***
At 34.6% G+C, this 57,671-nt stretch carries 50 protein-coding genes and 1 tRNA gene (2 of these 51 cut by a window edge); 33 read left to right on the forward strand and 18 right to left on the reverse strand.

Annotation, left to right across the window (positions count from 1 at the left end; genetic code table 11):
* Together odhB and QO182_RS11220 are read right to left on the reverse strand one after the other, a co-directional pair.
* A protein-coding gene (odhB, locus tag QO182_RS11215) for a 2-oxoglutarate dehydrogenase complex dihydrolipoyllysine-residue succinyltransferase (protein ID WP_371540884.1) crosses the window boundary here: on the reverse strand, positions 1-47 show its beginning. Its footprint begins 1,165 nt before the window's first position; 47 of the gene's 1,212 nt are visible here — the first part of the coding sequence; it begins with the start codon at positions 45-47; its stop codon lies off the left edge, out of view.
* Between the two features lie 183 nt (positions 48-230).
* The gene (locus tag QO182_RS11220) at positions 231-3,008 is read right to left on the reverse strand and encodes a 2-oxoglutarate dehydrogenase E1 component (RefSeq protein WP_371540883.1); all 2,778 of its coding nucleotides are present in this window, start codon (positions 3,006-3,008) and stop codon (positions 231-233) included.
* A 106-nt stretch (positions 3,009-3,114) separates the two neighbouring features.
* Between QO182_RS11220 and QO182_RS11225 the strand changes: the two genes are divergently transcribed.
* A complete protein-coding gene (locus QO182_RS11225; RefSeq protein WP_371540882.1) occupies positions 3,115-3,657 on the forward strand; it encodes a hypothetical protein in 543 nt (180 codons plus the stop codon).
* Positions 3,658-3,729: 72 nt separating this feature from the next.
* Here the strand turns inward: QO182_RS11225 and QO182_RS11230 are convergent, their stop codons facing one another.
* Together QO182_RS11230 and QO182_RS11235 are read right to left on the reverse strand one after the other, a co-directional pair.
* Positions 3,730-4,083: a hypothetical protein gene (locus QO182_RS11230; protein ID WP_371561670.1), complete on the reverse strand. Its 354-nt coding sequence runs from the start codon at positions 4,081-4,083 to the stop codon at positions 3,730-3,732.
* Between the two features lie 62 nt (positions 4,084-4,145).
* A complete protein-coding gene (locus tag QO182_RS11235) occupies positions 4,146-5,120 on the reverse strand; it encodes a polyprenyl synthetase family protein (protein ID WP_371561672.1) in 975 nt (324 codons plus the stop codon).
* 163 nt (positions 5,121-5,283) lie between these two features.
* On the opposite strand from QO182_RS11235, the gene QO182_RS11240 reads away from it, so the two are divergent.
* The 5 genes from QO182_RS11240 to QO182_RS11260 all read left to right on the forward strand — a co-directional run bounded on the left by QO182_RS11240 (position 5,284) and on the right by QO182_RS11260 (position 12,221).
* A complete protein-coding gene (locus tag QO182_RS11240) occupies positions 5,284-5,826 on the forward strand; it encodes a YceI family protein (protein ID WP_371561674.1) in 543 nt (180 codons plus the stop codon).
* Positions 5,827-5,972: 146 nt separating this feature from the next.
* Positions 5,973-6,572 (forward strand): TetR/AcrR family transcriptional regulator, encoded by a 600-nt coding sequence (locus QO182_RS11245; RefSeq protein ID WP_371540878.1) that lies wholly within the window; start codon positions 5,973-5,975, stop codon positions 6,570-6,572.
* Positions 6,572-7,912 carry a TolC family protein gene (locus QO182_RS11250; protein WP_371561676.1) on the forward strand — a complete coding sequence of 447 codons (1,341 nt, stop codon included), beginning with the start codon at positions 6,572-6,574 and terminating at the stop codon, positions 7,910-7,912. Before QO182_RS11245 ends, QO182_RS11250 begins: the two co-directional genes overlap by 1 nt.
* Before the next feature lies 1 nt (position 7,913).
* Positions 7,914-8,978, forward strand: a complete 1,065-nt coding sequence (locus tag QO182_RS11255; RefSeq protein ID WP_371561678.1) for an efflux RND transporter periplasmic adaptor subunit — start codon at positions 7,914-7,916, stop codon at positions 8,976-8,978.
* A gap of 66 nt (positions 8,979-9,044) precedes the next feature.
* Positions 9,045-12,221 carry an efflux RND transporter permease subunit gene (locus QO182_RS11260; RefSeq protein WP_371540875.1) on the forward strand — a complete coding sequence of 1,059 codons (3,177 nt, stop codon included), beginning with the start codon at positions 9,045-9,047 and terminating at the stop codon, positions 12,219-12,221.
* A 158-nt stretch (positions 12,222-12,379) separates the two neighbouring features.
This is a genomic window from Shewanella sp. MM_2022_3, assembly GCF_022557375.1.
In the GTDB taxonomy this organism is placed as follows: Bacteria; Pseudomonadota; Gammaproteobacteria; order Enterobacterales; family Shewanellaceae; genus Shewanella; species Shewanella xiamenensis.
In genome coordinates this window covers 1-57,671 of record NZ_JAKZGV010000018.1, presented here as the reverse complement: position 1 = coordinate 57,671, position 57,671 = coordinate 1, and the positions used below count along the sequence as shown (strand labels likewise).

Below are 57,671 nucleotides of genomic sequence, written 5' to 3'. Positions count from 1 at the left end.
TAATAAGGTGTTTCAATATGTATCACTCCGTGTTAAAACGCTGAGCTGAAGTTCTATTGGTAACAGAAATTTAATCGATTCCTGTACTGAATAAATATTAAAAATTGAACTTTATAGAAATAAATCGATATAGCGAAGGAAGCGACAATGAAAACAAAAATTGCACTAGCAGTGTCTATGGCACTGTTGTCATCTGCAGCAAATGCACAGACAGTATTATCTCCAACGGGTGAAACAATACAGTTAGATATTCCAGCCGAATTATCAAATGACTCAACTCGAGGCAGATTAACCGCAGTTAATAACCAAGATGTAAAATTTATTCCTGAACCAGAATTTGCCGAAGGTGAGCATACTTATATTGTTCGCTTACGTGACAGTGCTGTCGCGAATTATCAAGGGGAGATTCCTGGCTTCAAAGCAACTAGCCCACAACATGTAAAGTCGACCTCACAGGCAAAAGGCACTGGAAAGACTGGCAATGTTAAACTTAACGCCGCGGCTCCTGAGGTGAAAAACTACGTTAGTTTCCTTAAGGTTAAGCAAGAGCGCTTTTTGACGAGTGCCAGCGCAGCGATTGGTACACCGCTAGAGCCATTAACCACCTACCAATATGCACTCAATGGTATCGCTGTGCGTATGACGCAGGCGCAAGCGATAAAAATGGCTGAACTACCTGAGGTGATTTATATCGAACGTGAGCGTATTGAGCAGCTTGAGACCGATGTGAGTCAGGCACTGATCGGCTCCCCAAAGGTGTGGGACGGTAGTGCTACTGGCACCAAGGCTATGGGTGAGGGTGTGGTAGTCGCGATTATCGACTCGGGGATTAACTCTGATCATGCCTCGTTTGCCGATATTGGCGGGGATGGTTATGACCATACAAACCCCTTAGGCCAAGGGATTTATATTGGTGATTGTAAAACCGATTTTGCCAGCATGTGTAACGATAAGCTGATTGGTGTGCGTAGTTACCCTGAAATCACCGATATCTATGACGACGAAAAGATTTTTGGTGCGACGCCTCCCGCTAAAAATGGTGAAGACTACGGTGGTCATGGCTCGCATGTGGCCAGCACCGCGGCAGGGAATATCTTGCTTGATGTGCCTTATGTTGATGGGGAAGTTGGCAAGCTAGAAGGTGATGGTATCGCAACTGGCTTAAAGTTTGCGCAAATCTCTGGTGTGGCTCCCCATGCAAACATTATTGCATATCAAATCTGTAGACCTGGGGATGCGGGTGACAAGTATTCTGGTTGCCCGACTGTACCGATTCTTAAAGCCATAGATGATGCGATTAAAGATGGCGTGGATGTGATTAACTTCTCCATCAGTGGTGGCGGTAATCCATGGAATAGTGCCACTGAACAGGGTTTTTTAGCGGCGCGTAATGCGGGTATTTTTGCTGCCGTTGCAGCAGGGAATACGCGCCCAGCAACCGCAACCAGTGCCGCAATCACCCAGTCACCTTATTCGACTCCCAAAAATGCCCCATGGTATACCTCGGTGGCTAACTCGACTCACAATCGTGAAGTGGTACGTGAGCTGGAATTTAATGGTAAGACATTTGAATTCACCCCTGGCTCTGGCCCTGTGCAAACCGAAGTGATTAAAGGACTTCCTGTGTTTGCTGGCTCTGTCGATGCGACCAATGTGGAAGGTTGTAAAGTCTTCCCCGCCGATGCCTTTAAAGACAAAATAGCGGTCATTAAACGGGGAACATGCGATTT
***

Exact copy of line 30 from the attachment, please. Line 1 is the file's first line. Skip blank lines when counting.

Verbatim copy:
In genome coordinates this window covers 1-57,671 of record NZ_JAKZGV010000018.1, presented here as the reverse complement: position 1 = coordinate 57,671, position 57,671 = coordinate 1, and the positions used below count along the sequence as shown (strand labels likewise).